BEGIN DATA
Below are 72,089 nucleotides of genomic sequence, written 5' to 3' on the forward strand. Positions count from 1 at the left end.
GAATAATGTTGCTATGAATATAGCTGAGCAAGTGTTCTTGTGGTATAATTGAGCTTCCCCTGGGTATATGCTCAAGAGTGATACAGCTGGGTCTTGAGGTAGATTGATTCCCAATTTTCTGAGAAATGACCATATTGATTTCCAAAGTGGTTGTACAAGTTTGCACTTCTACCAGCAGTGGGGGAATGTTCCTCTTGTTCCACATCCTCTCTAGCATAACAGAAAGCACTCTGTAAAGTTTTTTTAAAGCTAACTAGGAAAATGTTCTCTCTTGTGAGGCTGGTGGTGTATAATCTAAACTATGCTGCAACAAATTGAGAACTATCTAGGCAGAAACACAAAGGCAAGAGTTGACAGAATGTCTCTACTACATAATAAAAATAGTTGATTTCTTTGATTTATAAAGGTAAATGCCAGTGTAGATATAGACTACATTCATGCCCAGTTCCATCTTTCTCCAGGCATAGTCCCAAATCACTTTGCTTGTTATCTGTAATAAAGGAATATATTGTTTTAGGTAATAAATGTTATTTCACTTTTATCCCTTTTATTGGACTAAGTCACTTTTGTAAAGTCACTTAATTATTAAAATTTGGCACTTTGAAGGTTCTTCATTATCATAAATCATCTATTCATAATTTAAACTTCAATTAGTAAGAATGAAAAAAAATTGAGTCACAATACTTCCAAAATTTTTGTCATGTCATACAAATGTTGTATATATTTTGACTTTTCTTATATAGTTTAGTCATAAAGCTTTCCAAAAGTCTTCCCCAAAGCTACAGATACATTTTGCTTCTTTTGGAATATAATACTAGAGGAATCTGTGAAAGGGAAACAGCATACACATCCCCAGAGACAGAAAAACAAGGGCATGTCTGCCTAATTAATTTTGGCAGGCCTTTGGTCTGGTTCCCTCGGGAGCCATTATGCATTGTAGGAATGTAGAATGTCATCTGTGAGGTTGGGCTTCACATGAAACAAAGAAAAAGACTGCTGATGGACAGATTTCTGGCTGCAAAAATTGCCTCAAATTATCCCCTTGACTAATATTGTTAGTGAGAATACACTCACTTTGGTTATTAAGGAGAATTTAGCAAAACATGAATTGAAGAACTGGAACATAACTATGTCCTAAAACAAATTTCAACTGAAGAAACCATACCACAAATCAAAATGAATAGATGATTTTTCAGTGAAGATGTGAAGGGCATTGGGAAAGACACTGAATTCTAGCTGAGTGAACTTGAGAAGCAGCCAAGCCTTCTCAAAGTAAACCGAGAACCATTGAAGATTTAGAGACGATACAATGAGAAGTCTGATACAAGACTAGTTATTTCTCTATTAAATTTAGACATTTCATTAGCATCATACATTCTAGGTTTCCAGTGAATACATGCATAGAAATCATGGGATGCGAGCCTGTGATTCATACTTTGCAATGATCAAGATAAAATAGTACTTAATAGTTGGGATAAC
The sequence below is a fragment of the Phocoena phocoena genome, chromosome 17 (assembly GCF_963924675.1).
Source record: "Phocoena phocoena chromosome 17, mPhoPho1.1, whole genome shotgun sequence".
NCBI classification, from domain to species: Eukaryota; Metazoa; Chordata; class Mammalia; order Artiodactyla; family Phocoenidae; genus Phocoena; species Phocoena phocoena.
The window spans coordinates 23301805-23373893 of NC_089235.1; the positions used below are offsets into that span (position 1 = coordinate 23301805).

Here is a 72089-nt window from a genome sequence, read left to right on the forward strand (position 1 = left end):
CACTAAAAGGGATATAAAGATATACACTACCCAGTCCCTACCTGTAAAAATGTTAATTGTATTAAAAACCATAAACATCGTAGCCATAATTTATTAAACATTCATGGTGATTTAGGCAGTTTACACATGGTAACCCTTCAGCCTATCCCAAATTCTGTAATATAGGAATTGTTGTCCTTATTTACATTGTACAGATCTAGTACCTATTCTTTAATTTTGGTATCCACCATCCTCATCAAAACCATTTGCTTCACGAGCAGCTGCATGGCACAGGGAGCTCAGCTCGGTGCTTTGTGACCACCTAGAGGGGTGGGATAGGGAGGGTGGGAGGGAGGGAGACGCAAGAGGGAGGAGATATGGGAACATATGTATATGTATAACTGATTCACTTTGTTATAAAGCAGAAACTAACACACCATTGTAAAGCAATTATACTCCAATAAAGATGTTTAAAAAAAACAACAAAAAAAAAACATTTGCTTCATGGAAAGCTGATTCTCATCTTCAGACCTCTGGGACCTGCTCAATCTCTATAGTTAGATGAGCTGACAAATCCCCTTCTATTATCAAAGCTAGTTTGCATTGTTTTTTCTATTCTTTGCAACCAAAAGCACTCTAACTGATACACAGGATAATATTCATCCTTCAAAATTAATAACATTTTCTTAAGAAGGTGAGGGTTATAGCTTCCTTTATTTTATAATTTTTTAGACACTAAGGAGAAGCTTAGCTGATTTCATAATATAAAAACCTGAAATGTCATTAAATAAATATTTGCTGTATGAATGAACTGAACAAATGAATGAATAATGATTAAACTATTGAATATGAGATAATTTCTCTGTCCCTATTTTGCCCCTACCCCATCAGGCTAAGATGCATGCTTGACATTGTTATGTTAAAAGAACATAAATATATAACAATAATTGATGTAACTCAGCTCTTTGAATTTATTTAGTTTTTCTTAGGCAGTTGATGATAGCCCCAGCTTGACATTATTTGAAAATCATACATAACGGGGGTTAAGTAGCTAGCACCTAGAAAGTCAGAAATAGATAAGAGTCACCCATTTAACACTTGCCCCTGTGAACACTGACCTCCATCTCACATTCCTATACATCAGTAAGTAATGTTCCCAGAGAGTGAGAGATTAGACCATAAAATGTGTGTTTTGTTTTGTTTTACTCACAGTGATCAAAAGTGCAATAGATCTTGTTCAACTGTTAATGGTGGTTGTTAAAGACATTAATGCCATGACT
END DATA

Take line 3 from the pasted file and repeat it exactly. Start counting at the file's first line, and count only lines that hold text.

The sequence below is a fragment of the Phocoena phocoena genome, chromosome 17 (assembly GCF_963924675.1).